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Fair Trade, Inc.


Ben & Jerry's highlights the fair trade vanilla and cocoa in its Chocolate Macadamia flavor. (Ben & Jerry's)

When I think of fair trade, I think of coffee or tea or bananas. But the fair-trade label is increasingly popping up on all kinds of products: ice cream, lip balm, even T-shirts.

Fair trade has gone corporate. Composite products -- items with some but not all fair trade ingredients -- are the fastest-growing part of the market, according to Paul Rice, chief executive of certifier TransFair USA. In 2009, the number of certified multi-ingredient products rose 23 percent vs. 9 percent for all fair trade products.

Is that a good thing?

Naturally, Rice thinks it's terrific because it increases demand for fair trade staples such as cocoa and sugar. Ben & Jerry's Chocolate Macadamia ice cream might not be 100 percent fair trade, but it has helped increase U.S. imports of fair-trade certified cocoa 111 percent, from 1.8 million pounds in 2006 to 3.8 million pounds in 2008. Imports of fair trade sugar jumped 142 percent, from 3.6 million pounds to 8.7 million pounds in the same period.

"What we've seen is the mainstreaming of the model," said Rice, who launched the fair-trade certification in the United States 10 years ago. Today, TransFair USA certifies 830 products including vanilla, honey, olive oil and, coming soon, nuts.

Okay. But I was concerned about greenwashing. Would any company that used a little bit of fair trade sugar or 5-percent fair trade cotton be allowed to slap a fair-trade label on its product? Could a coffee company use half fair-trade beans and half conventional beans and still get a stamp of approval? Would fair trade become the next organic, a key battleground in the food labeling wars?

Rice said his standards remain strict. Single-ingredient products such as coffee or tea must be 100 percent fair trade to be certified. Energy bars, ice cream and juice blends must be clearly labeled as to which ingredients are fair trade, both under the TransFair logo and in the list of ingredients. "We had a big strategy and philosophical debate over this," Rice said. "We wanted real clarity about what was and what wasn't fair trade."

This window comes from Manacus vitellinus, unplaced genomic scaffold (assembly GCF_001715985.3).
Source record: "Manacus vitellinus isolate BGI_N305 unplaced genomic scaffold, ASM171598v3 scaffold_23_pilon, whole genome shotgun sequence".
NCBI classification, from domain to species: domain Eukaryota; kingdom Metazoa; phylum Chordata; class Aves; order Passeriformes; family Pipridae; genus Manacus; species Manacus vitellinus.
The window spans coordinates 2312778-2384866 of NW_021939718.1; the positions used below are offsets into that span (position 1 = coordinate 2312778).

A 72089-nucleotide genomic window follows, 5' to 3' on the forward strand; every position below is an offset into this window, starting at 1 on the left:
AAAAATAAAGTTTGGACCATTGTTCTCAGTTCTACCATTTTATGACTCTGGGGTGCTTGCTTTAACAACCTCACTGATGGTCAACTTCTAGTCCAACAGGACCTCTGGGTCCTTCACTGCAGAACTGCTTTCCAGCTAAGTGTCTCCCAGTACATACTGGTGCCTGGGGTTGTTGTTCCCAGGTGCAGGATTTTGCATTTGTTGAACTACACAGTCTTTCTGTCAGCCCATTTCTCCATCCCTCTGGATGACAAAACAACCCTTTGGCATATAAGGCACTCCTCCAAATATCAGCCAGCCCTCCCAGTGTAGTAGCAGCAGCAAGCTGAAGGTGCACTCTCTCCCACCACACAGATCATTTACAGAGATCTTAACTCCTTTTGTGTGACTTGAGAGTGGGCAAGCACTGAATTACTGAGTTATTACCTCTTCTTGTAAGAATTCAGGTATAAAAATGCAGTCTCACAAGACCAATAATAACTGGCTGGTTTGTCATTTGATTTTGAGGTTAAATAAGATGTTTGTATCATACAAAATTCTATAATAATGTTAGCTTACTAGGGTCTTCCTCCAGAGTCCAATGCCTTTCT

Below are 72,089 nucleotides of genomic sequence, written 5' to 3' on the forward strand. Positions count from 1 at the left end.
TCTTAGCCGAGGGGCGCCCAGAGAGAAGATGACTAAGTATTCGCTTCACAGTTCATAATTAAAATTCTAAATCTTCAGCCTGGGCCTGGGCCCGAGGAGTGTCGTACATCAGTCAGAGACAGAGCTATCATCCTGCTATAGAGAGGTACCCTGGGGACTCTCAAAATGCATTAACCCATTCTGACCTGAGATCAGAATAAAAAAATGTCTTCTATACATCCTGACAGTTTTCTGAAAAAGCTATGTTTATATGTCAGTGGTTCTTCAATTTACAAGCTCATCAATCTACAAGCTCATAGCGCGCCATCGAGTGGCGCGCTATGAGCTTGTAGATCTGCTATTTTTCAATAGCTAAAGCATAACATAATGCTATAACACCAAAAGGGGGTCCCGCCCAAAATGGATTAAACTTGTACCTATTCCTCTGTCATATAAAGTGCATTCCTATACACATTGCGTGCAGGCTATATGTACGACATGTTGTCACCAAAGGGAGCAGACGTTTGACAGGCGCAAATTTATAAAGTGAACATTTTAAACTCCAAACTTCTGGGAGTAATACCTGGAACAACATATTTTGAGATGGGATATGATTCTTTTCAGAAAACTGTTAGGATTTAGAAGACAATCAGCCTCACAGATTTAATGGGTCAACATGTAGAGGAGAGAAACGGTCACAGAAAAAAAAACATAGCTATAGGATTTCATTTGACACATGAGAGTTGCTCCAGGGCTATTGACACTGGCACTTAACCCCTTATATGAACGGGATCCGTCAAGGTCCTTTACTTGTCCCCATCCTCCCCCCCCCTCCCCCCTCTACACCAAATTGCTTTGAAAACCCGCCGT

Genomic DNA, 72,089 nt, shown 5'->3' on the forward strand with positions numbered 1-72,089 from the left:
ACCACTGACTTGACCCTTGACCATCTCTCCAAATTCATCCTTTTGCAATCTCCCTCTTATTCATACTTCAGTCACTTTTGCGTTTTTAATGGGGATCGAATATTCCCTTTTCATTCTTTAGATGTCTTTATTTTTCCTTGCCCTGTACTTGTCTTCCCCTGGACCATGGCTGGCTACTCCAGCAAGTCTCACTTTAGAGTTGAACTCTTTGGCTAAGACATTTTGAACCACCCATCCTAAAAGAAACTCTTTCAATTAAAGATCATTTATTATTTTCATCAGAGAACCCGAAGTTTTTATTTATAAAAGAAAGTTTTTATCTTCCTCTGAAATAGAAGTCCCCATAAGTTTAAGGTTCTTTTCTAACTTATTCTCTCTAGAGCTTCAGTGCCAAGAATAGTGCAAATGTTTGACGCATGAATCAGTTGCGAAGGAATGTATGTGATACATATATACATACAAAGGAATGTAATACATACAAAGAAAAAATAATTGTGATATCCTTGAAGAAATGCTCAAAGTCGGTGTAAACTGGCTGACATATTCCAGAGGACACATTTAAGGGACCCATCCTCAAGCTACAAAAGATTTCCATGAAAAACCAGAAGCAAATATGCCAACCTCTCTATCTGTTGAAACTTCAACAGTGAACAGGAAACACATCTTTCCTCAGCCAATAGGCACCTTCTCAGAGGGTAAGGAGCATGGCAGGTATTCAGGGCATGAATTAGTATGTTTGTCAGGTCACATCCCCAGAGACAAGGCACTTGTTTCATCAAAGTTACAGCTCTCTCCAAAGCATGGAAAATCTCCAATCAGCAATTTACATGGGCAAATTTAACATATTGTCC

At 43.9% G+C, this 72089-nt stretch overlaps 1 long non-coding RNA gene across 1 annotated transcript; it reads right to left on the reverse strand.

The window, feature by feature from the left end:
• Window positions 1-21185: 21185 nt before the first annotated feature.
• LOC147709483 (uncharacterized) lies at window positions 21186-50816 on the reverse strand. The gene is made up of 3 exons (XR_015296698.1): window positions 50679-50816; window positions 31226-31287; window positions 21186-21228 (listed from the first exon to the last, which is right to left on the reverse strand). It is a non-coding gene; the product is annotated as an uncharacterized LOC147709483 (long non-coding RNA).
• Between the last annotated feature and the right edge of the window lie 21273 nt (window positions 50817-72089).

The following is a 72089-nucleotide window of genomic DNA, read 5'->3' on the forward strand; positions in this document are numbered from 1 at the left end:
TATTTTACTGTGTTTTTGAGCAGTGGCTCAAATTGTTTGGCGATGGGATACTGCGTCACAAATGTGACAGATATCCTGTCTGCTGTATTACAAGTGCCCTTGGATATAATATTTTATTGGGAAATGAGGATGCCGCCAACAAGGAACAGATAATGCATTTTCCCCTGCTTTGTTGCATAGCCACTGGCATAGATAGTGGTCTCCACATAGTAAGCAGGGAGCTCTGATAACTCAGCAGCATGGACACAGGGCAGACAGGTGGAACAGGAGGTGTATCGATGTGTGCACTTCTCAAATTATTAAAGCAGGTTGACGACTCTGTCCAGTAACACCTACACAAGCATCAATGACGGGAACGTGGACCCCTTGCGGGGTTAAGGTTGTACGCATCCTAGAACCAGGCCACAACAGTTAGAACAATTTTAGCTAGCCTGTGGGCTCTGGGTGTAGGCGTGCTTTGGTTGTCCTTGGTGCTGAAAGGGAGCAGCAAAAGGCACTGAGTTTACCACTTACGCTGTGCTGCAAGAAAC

TransFair appears to be succeeding. Fair-trade certified ingredients are clearly named under the official black-and-white logo. But the organization must continue its efforts to certify more products, including foods grown in the United States. (That way Ben & Jerry's could feature fair trade milk, for example, not just the mix-in flavors.)

"As we know it today, fair trade is about the developed world helping the developing world. But in some ways that's a false barrier," Rice told me. "Conscious consumers are not less sympathetic to Mexican workers picking strawberries in Watsonville [Calif.] than to Mexican workers picking bananas in Mexico. We are interested in extending the market."

-- Jane Black

By Jane Black  |  July 20, 2009; 10:30 AM ET
Categories:  Food labeling  | Tags: Jane Black, fair trade  
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Comments

Wonderful to hear about the initiative to increase sales for underpriviledged growers in developing countries. Multi-ingredient products are obviously the way to go.
As you indicate yourself, this is a difficult and complex issue. How will the labelling be resolved to be authentic and how do we do justice to the differences between workers in the South vs workers in the North. A poor person in the United States is very likely to be perceived as rich by a poor person in Bolivia, for example. I have even seen a lot of differences in developing countries themselves - most notably South Africa or India. Look forward to see how TransFair handles this challenge.

Posted by: hugosalias-washingtonpost | July 20, 2009 6:20 PM | Report abuse

Totally agree. But I do think it's an outmoded idea that the only food producers who need help are overseas. It's also important to see what's going on here at home. And they seem to be looking at it.

Posted by: Jane Black | July 21, 2009 3:57 PM | Report abuse

REPLY TO "Jane Black": There is a growing concern for Domestic Fair Trade. Check out the Domestic Fair Trade Association and also IMO's "Fair for Life."

They along with TransFair and 69 other fair trade vendors and organizations are reaching out to the White House to invite the First Lady to make the White House a "Fair Trade Home." Please consider adding your own signature to the First Lady's online invitation at Fair Trade White House.

Posted by: fairtradethewhitehouse | July 22, 2009 4:24 PM | Report abuse

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